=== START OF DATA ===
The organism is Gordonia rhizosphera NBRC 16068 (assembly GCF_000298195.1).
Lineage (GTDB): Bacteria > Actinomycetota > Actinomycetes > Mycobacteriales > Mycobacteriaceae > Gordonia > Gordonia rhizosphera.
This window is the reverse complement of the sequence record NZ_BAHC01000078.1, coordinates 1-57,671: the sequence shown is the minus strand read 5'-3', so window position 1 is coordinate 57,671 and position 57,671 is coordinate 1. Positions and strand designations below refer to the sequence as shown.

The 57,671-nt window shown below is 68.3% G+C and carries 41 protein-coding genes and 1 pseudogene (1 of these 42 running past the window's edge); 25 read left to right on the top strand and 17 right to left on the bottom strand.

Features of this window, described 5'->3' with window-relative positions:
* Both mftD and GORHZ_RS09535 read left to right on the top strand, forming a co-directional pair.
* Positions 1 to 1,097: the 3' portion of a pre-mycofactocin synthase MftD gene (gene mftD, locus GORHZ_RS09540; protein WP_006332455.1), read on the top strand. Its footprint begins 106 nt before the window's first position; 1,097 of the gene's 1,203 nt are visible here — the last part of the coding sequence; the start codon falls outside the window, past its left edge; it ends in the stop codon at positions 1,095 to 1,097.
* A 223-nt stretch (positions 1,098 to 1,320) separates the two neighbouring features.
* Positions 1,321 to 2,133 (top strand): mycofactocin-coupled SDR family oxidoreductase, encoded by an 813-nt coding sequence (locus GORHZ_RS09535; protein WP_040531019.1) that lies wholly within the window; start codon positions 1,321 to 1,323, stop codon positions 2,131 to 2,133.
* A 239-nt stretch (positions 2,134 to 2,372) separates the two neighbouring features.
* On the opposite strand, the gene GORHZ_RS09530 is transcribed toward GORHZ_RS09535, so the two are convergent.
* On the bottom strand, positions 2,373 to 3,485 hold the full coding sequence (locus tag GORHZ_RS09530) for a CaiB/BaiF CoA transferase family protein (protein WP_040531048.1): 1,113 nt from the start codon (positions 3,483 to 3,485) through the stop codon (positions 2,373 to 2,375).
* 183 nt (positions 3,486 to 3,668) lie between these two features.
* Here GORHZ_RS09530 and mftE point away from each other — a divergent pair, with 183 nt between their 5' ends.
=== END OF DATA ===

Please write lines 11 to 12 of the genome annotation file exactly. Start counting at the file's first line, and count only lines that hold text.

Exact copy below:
* On the opposite strand, the gene GORHZ_RS09530 is transcribed toward GORHZ_RS09535, so the two are convergent.
* On the bottom strand, positions 2,373 to 3,485 hold the full coding sequence (locus tag GORHZ_RS09530) for a CaiB/BaiF CoA transferase family protein (protein WP_040531048.1): 1,113 nt from the start codon (positions 3,483 to 3,485) through the stop codon (positions 2,373 to 2,375).